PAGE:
3

I need to use a stream cipher in my application. I know using the same key for many messages is not a good practice for stream ciphers (RC4). But I also dont want to make a new key all the time so I came up with the following.
I create securelly a secret key. Then for every message I send, the key I use in the encryption will be the sha1 hash of the previous key.
So for 1st message the key will be key = sha1(key)
for the 2nd message the key will be key = sha1(sha1(key)), etc..

key := makeSecureKey()
while(true){
     key := sha1hash(key);
     message := getNewMessage();
     encrypted_message := RC4.Encrypt(message, key);
     send(encrypted_message);
}

Is encryption used correctly here?
Finally if instead of using the 160bit result of the sha1 algorithm, I use only the first 128 of the 160bits as a key is there a problem?

1

This is bad practice for so many reasons.

  1. RC4 has been broken every which way since Sunday.
  2. Your key generation algorithm is home grown and may not be safe. Perhaps someone on crypto.stackexchange.com is willing to analyze it for you. I'd leave it behind and use a published KDF.
  3. There are known attacks against RC4 that involve subsequent derivations of a starting key. I do not know if there is one for this.
  4. The SHA hashing function wasn't designed to be a good PRNG, nor a good key generator, these aren't its purpose. There may be artifacts within the resulting hash that compromise how any cipher uses it as a key, let alone RC4.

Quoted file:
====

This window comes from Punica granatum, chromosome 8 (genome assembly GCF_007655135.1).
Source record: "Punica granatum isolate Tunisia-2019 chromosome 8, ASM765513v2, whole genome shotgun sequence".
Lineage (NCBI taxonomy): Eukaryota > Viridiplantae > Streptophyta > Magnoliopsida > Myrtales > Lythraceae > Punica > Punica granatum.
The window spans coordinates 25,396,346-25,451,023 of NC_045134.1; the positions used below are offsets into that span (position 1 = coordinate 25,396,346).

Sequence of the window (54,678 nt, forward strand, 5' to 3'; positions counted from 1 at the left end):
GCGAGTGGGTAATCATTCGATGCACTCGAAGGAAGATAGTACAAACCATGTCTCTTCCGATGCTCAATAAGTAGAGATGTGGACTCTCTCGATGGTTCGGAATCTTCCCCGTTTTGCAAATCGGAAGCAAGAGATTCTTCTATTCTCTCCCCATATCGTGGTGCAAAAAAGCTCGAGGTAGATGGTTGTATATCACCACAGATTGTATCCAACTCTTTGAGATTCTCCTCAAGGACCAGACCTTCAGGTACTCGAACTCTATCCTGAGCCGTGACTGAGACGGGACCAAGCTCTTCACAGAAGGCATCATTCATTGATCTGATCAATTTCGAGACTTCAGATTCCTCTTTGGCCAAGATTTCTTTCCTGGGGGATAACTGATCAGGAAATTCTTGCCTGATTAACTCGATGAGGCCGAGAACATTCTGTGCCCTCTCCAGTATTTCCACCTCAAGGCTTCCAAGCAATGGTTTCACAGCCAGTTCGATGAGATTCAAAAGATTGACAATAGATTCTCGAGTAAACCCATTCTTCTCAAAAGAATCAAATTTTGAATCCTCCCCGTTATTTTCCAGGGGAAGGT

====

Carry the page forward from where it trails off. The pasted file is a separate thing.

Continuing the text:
5. Modern block ciphers with CBC mode are faster than your network stream can handle data, so if this is traveling over a wire, you don't need a stream cipher.

This Q&A has an excellent answer for why you should use block ciphers over stream ciphers. Also, I prefer AES+CBC for Privacy (encryption) and HMAC for Integrity protection over algorithms like EAX or GCM which perform both in one step. Not sure if I could defend this position (security, mathematically), nevertheless the one algorithm to address both bothers me.

  • I'm not sure where you're reading in that Q&A that you should use CBC as the preferred block cipher mode... – puzzlepalace Nov 26 '15 at 22:08
  • @puzzlepalace, fair enough, I skimmed that Answer and saw him test (for performance) AES+CBC. I'm not convinced combining authn+enc in one step (EAX or GCM) is really secure against attacks. I prefer separate AES+CBC for Privacy and HMAC for Integrity. Changing my answer to reflect this. – Andrew Philips Nov 26 '15 at 23:10

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